Press Release

DATE: Tuesday, March 28, 2023

This year marks the 64th anniversary of the Navajo Nation courts and the return of Justice Day with an event hosted by the Supreme Court, Peacemaking Program and Window Rock District Court. The public is invited to the event, which will be held April 4, 2023, at the Supreme Court and Window Rock District Court, east of the Navajo Nation Veterans Memorial Park in Window Rock, Ariz.

Justice Day commemorates the creation of the Navajo Nation’s own court system on April 1, 1959. It also gives the public the opportunity to learn more about the Navajo Nation courts and peacemaking. The judicial districts have not held the annual commemorations since 2019 due to the pandemic.

This year’s activities will begin with a march from the Navajo Nation Museum to the Supreme Court/Window Rock District Court at 8 a.m. The march is co-sponsored by the Navajo Nation Special Diabetes Project. At 9 a.m., resources are invited to set up at the parking lot of the courts to provide information to the public. A short agenda will take place at 10 a.m. with remarks by Chief Justice JoAnn B. Jayne and an update on the Diné Action Plan (DAP) by DAP co-chair Dempsey Harvey, Peacemaking Program Bi-Cultural Training Manager.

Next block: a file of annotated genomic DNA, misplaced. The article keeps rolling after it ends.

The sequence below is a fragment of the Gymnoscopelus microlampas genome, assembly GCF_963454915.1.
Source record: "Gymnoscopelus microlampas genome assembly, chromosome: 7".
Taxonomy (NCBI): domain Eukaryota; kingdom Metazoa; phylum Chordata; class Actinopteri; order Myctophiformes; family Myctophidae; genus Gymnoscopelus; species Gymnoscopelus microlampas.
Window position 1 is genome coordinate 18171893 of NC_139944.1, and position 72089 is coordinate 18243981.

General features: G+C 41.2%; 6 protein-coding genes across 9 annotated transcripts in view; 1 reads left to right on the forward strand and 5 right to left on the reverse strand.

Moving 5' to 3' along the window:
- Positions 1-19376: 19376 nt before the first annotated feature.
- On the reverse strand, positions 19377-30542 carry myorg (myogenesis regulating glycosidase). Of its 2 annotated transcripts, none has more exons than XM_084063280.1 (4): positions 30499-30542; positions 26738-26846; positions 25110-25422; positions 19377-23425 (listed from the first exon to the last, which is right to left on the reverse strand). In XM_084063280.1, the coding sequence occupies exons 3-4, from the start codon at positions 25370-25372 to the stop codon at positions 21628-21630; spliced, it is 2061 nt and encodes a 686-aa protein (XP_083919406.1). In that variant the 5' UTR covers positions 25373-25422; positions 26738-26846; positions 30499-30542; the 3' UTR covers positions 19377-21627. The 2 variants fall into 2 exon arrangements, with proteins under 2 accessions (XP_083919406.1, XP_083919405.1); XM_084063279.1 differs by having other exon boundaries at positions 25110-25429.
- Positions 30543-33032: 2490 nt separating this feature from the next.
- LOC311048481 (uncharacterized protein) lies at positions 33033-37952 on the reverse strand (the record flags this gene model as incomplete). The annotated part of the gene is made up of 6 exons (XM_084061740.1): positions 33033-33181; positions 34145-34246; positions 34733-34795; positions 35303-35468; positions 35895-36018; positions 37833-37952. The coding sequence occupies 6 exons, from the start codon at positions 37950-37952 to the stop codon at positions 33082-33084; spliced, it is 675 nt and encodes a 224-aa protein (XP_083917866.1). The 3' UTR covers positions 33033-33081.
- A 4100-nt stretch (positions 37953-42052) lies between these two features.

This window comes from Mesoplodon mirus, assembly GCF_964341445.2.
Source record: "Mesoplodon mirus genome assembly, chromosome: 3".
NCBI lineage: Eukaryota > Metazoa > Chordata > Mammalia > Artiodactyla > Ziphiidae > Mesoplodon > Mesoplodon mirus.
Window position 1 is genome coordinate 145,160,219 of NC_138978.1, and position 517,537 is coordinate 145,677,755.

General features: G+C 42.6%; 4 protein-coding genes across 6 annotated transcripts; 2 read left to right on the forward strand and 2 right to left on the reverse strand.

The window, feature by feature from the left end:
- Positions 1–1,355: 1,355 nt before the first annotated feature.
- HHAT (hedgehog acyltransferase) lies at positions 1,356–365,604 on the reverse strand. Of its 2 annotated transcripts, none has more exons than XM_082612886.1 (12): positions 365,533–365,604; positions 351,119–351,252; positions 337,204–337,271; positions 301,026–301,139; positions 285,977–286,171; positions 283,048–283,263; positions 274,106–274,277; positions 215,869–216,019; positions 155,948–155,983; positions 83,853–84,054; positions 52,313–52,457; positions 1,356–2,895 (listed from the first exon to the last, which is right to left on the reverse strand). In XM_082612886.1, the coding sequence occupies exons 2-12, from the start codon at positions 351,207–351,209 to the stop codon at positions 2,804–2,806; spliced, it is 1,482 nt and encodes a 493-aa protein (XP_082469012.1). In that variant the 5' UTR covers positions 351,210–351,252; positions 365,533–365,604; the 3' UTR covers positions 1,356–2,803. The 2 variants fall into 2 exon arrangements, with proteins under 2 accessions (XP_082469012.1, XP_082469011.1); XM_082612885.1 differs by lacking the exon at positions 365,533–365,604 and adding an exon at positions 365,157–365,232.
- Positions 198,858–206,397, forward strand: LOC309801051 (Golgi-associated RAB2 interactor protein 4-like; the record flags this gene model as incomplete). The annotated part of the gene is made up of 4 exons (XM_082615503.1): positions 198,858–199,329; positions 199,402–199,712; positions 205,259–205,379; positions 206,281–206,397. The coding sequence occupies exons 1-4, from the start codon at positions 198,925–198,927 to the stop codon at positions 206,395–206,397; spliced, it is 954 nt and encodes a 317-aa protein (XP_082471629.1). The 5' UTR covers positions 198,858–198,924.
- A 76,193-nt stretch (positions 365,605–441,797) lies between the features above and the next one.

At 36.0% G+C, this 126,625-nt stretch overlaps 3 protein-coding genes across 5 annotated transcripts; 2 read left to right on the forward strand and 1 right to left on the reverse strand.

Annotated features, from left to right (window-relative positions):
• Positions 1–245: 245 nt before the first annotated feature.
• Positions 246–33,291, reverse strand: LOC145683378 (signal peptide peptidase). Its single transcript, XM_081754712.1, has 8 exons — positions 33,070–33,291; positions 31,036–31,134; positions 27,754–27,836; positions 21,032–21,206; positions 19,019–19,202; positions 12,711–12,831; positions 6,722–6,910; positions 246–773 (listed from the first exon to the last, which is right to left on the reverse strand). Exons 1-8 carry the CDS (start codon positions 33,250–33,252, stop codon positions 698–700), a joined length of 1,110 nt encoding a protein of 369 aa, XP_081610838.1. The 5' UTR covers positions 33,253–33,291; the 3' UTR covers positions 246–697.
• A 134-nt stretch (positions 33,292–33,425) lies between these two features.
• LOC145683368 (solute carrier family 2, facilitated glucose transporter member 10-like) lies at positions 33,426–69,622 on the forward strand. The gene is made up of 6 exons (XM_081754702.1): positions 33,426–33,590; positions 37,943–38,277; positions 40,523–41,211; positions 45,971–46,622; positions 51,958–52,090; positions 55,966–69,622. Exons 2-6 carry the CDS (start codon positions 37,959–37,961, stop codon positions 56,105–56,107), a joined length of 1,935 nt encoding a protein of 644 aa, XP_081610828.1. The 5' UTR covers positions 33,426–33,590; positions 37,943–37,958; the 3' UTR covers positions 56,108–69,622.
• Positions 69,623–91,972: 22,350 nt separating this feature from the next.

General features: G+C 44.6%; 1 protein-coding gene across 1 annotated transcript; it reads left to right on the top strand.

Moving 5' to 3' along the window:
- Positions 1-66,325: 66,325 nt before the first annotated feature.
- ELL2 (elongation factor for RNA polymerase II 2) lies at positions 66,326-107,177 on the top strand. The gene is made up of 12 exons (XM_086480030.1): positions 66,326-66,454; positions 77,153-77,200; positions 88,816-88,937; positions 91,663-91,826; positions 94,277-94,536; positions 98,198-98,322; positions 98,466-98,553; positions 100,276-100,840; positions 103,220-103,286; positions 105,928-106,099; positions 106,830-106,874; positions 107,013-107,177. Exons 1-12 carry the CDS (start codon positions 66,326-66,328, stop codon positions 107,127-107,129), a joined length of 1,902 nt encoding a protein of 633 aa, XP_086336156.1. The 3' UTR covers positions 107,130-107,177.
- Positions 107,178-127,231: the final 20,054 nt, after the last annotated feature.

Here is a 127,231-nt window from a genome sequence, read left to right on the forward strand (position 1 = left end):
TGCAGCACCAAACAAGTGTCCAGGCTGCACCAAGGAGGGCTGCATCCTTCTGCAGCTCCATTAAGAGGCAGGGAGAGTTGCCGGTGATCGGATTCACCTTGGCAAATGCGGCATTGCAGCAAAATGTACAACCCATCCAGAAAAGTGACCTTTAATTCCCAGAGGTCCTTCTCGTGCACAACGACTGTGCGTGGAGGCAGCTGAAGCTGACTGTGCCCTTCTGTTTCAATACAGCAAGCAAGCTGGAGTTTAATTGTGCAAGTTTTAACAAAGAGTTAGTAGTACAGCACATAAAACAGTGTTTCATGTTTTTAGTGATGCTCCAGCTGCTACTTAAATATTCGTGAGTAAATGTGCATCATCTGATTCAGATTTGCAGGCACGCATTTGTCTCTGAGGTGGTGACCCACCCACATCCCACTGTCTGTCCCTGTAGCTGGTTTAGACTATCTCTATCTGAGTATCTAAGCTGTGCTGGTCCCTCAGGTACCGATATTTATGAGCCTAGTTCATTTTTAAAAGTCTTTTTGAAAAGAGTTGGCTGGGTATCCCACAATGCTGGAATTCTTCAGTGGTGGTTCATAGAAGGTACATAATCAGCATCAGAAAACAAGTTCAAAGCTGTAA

Before having its own court system, the Navajo Tribe had courts that were under federal government control. In the 1950s, a proposal was introduced in the state of Arizona to take over the Navajo courts using the then newly-enacted federal Public Law 280. The Navajo Tribal Council acted at that time to approve a resolution that abolished the Navajo Courts of Indian Offenses, which were courts of the Department of Interior, and declared the existing courts as courts of the Navajo Tribe. The resolution became effective April 1, 1959.

The establishment of its own court system was an inherent exercise of sovereignty by the Navajo government. Notably, the Navajo people also had their own form of dispute resolution before a court system was in place where they talked things out with leaders who were selected by community consensus. This process of hózh̨óji naat’aah, is recognized today through the Judicial Branch’s Peacemaking Program. As part of its function, the Peacemaking Program provides education on traditional customs and Diné Fundamental Law.

Today there are 11 judicial districts with district and family courts and offices for the Peacemaking Program and Probation & Parole Services. The judicial districts include Window Rock, Tuba City, Kayenta, Aneth, Shiprock, Crownpoint and Pueblo Pintado, Dilkon, Chinle, Dził Yijiin, Ramah, and To’Hajiilee/Alamo. The Navajo court system also has a Supreme Court that hears appeals.